Kristalina Georgieva will remain at the helm of the International Monetary Fund, which has been damaged by the investigation
“The information presented during its review did not show that the managing director played an improper role,” the IMF’s executive board said on Monday after completing its investigation. The board said it has confidence in Ms Georgieva’s “commitment to maintaining the highest standards of governance and integrity at the IMF”.
The blessing of the IMF board, which came on the first day of the IMF’s annual meetings in Washington, would allow Georgieva to preside over the body that has been badly damaged by the episode. It highlighted the growing difficulty of protecting the integrity of international institutions as well as maintaining peace with important shareholders in both the world’s two largest economies, China and the US, the IMF and the World Bank.
The board’s decision was made after a phone call between Ms Georgieva and US Treasury Secretary Janet Yellen on Monday, according to a Treasury Department statement.
In that call, Ms Yellen said the investigation “raised legitimate issues and concerns” and that going forward “proactive steps should be taken to strengthen data integrity and credibility at the IMF.” According to the Treasury Department, Ms Yellen said that “in the absence of further direct evidence,” there is no basis for a change in IMF leadership.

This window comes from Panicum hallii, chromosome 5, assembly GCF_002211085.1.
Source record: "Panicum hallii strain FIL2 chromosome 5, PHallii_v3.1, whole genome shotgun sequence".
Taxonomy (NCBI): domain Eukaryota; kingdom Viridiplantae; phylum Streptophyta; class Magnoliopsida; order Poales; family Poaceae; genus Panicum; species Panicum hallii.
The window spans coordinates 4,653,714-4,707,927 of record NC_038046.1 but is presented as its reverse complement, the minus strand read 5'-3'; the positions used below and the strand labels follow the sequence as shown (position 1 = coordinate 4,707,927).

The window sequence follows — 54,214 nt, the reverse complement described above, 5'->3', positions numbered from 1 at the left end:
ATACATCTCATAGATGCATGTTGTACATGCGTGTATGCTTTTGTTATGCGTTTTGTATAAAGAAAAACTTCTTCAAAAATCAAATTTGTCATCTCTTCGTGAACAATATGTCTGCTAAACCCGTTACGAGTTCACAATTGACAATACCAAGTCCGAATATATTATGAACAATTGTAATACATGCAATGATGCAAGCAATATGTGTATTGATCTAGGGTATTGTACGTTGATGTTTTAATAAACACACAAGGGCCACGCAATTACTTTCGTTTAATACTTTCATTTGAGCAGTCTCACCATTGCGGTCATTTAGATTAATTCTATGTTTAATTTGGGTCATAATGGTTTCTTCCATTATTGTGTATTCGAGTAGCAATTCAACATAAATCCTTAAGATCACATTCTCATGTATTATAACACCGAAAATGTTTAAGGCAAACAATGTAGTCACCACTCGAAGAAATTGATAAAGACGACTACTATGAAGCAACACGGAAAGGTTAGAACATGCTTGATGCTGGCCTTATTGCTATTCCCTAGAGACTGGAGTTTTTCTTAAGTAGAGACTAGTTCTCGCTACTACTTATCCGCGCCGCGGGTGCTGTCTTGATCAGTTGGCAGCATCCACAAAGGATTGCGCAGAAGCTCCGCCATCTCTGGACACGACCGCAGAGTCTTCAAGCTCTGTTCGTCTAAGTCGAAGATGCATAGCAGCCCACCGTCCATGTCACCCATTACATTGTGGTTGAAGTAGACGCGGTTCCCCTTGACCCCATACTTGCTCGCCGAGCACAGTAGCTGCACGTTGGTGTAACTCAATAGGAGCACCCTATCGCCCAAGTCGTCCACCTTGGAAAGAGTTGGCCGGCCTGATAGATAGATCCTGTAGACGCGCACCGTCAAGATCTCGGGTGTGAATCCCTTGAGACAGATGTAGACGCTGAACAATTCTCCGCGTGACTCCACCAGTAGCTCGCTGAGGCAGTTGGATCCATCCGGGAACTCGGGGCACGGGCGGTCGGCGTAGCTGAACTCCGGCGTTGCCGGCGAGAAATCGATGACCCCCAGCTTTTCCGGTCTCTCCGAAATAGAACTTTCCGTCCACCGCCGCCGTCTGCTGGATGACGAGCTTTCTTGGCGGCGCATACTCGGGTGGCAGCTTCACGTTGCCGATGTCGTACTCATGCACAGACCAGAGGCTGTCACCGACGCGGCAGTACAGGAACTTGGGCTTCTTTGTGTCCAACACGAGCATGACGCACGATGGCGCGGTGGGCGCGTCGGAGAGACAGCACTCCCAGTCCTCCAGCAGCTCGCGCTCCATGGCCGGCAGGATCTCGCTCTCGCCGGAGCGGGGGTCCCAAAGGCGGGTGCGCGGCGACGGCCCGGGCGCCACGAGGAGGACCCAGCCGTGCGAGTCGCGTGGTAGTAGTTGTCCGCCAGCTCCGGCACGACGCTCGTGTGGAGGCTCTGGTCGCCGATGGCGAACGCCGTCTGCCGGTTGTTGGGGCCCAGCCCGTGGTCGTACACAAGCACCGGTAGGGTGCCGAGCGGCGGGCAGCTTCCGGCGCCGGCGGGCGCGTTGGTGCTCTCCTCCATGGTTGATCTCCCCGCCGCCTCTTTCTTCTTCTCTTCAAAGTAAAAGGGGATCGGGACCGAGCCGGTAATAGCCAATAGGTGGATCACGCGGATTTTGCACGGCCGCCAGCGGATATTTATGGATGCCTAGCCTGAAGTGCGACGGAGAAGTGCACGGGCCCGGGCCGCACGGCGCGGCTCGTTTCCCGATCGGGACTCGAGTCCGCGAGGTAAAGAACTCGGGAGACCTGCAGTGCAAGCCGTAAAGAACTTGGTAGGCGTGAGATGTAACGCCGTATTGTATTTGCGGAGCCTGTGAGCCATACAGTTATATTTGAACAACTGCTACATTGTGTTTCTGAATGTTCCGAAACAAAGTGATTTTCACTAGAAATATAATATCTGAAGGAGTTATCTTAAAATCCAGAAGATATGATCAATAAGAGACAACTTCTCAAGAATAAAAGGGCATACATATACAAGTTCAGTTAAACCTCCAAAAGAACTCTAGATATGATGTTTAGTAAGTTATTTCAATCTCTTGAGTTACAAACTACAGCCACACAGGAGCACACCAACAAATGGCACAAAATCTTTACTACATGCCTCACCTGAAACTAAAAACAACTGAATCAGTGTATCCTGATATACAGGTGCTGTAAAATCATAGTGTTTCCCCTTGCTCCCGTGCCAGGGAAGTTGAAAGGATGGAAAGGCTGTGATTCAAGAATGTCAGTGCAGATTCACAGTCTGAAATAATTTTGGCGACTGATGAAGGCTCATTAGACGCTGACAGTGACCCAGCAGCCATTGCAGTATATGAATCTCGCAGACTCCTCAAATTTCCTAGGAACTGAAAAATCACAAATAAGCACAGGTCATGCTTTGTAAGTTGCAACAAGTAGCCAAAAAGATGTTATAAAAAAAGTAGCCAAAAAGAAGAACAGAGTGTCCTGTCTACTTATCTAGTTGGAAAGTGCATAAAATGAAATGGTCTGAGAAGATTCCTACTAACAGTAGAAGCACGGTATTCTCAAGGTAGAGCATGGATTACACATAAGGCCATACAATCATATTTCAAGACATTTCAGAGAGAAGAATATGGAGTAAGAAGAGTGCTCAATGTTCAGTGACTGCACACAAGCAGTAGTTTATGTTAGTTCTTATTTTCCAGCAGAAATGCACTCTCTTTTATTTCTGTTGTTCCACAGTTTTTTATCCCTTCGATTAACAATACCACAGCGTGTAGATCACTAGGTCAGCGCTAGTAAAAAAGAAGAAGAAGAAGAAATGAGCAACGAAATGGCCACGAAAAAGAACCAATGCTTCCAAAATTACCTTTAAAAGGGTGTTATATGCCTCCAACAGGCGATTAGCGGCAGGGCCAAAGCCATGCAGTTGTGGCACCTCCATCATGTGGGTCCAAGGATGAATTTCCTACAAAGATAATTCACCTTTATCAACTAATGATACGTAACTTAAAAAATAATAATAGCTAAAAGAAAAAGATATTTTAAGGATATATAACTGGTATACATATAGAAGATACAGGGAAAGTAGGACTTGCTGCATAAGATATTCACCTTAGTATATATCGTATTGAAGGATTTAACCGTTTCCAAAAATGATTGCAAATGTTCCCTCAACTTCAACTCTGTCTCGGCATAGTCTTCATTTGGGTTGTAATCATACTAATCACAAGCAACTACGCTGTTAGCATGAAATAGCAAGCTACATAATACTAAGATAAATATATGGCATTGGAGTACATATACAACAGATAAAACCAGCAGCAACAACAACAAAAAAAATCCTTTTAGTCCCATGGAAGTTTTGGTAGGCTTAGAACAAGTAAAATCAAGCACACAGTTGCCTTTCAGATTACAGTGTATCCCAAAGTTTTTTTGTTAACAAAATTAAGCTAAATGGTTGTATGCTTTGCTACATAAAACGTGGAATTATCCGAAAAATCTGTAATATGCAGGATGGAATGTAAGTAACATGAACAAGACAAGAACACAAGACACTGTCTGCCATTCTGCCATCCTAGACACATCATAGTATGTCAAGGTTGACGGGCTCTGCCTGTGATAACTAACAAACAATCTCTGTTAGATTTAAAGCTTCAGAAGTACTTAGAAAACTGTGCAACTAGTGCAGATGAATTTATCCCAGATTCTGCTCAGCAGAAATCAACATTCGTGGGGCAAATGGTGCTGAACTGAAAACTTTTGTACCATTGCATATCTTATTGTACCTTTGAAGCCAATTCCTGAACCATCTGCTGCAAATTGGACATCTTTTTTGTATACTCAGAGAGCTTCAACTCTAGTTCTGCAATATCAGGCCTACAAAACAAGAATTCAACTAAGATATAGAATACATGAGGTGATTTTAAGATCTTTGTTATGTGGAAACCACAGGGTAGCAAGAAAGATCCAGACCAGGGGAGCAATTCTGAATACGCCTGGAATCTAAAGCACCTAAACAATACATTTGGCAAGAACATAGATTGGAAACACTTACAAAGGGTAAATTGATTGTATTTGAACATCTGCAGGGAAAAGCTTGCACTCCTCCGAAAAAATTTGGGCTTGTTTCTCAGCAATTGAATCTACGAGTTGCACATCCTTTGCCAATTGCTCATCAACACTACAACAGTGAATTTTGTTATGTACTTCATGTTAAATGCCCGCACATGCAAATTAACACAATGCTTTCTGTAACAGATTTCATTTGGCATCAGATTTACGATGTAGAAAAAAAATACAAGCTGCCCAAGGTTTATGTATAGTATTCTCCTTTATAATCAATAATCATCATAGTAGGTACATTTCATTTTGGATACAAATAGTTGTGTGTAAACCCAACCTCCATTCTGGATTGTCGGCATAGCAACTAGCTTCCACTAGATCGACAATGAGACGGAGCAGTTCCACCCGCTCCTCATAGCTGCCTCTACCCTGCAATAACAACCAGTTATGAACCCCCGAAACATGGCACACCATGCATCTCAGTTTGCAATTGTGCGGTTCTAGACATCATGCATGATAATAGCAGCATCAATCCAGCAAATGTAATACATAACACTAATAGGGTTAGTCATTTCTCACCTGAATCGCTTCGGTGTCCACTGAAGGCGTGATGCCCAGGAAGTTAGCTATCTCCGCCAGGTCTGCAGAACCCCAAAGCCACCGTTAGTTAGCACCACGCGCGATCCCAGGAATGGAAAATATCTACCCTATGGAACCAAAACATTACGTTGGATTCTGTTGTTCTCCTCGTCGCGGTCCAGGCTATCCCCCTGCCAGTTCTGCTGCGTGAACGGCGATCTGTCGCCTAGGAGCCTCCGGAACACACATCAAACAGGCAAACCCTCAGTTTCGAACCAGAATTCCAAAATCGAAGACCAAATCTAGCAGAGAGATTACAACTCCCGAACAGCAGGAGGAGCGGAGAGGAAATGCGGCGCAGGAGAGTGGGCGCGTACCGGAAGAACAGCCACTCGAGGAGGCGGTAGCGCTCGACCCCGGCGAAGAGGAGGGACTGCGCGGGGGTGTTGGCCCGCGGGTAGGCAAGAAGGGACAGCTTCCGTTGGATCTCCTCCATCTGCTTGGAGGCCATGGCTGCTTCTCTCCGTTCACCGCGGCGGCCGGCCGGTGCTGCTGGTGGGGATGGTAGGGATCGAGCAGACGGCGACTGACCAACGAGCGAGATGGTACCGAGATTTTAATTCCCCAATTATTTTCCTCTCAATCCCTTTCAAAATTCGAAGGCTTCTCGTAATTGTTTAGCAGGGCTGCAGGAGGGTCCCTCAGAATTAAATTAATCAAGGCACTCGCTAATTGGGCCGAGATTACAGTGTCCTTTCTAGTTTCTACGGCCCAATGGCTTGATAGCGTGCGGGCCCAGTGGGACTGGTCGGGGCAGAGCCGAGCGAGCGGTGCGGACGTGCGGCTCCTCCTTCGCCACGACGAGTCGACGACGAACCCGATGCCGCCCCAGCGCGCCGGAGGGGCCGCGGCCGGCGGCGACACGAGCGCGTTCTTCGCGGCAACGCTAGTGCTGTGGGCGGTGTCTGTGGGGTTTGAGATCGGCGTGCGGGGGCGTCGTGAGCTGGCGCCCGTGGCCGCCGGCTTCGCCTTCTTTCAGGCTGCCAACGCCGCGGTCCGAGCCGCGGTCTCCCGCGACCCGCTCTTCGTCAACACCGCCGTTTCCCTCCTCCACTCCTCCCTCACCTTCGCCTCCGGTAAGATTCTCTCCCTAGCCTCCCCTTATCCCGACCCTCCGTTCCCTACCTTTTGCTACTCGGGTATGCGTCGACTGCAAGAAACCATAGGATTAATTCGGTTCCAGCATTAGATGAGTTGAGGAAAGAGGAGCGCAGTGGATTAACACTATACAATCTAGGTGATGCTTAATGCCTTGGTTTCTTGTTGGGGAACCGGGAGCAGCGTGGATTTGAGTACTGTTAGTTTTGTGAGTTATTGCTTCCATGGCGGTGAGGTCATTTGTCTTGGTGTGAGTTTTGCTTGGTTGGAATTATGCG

An external investigation had implicated Ms Georgieva in an attempt to manipulate data to promote China’s position in the World Bank’s “Doing Business” report, which ranked countries at ease in their business regulatory environment. Ms Georgieva said at the time that she fundamentally disagreed with the findings and interpretations.
The IMF’s board itself held eight meetings to examine the claims. It was so difficult to reach a consensus that the annual meetings of the IMF and the World Bank began on Monday with no clear indication whether Ms Georgieva still had the full support of the IMF’s board.
The long delay suggests that the action in question was “neither the darkest tinge of abuse nor is it something that the Executive Board considers small and insignificant. It is somewhere in that gray,” said Nathan Sheets, who He was the Under Secretary of International Affairs at the Treasury during the Obama administration. “If she survives, it’s likely to be cloudy for some time.”
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